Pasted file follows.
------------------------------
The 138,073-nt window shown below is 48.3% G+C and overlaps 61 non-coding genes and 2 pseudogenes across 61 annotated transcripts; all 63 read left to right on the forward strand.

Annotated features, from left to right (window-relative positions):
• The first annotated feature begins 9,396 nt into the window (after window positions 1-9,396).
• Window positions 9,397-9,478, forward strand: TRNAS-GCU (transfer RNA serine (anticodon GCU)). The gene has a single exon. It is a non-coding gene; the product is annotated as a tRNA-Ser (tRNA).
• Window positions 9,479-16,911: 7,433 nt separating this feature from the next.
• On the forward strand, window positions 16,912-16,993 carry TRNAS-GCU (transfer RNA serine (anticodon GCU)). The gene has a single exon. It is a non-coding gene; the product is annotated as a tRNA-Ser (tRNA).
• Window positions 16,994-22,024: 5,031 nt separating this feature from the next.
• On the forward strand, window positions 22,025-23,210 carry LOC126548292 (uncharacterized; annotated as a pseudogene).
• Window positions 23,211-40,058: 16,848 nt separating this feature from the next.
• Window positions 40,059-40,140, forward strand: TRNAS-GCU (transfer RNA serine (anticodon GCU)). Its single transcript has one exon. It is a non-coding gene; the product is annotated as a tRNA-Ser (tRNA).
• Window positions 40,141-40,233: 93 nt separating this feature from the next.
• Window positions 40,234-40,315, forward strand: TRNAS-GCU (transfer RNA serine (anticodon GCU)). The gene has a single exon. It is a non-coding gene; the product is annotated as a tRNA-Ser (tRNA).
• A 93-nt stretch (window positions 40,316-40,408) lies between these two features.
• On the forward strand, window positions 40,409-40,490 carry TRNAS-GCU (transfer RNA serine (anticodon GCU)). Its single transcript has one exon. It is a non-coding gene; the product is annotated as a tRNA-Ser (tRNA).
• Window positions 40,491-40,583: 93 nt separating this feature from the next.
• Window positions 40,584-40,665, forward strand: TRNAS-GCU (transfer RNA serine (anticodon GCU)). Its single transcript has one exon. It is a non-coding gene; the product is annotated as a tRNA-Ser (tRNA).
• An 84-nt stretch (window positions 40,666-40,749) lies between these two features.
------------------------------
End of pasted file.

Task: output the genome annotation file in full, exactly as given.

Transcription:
The 138,073-nt window shown below is 48.3% G+C and overlaps 61 non-coding genes and 2 pseudogenes across 61 annotated transcripts; all 63 read left to right on the forward strand.

Annotated features, from left to right (window-relative positions):
• The first annotated feature begins 9,396 nt into the window (after window positions 1-9,396).
• Window positions 9,397-9,478, forward strand: TRNAS-GCU (transfer RNA serine (anticodon GCU)). The gene has a single exon. It is a non-coding gene; the product is annotated as a tRNA-Ser (tRNA).
• Window positions 9,479-16,911: 7,433 nt separating this feature from the next.
• On the forward strand, window positions 16,912-16,993 carry TRNAS-GCU (transfer RNA serine (anticodon GCU)). The gene has a single exon. It is a non-coding gene; the product is annotated as a tRNA-Ser (tRNA).
• Window positions 16,994-22,024: 5,031 nt separating this feature from the next.
• On the forward strand, window positions 22,025-23,210 carry LOC126548292 (uncharacterized; annotated as a pseudogene).
• Window positions 23,211-40,058: 16,848 nt separating this feature from the next.
• Window positions 40,059-40,140, forward strand: TRNAS-GCU (transfer RNA serine (anticodon GCU)). Its single transcript has one exon. It is a non-coding gene; the product is annotated as a tRNA-Ser (tRNA).
• Window positions 40,141-40,233: 93 nt separating this feature from the next.
• Window positions 40,234-40,315, forward strand: TRNAS-GCU (transfer RNA serine (anticodon GCU)). The gene has a single exon. It is a non-coding gene; the product is annotated as a tRNA-Ser (tRNA).
• A 93-nt stretch (window positions 40,316-40,408) lies between these two features.
• On the forward strand, window positions 40,409-40,490 carry TRNAS-GCU (transfer RNA serine (anticodon GCU)). Its single transcript has one exon. It is a non-coding gene; the product is annotated as a tRNA-Ser (tRNA).
• Window positions 40,491-40,583: 93 nt separating this feature from the next.
• Window positions 40,584-40,665, forward strand: TRNAS-GCU (transfer RNA serine (anticodon GCU)). Its single transcript has one exon. It is a non-coding gene; the product is annotated as a tRNA-Ser (tRNA).
• An 84-nt stretch (window positions 40,666-40,749) lies between these two features.